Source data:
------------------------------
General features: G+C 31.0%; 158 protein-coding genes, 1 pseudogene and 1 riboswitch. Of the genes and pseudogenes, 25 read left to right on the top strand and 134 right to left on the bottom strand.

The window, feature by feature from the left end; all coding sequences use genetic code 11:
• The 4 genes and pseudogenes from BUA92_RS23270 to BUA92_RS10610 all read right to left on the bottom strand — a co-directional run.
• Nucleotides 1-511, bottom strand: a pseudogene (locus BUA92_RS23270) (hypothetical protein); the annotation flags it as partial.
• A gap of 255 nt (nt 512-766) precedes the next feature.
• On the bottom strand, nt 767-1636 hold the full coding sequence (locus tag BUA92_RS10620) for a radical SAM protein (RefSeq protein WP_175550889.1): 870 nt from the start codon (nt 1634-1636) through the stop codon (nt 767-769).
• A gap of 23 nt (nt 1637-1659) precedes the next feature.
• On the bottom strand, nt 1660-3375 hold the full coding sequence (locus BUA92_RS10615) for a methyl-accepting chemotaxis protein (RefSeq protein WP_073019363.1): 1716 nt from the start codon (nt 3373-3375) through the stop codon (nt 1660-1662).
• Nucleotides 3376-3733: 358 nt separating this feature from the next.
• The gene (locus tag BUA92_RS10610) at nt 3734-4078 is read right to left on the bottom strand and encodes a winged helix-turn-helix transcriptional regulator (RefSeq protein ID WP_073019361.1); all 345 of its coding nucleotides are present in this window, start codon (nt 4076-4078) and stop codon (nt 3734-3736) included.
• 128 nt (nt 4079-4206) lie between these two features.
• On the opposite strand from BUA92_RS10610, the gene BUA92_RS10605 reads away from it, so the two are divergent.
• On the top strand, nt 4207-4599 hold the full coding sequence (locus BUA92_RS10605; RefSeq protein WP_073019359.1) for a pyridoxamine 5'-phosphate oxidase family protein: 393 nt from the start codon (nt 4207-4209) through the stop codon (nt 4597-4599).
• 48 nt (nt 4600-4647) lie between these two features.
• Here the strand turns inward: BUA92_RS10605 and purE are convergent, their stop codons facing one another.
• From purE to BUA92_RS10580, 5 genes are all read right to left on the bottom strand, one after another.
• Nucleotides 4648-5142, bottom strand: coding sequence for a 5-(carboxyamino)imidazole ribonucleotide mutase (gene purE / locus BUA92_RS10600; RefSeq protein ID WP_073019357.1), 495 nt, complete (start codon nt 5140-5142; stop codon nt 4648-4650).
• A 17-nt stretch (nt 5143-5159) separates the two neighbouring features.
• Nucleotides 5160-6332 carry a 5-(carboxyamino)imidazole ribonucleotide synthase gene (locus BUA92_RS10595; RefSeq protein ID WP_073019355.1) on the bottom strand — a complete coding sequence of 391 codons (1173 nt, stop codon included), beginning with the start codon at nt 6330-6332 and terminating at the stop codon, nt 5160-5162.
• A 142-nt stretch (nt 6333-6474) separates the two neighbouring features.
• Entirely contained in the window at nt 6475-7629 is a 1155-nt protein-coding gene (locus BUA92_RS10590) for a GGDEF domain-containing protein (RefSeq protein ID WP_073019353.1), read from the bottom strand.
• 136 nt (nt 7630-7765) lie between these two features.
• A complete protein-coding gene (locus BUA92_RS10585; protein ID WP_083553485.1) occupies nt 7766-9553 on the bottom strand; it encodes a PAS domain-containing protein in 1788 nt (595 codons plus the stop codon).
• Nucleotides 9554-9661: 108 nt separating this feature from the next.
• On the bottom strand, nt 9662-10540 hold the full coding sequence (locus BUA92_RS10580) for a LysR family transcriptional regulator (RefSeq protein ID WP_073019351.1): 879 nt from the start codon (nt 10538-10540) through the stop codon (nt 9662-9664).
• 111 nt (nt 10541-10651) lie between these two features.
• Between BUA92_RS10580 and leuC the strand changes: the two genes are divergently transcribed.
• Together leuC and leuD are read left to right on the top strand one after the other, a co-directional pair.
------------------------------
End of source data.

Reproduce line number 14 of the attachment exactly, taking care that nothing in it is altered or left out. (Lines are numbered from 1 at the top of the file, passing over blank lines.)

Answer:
• 48 nt (nt 4600-4647) lie between these two features.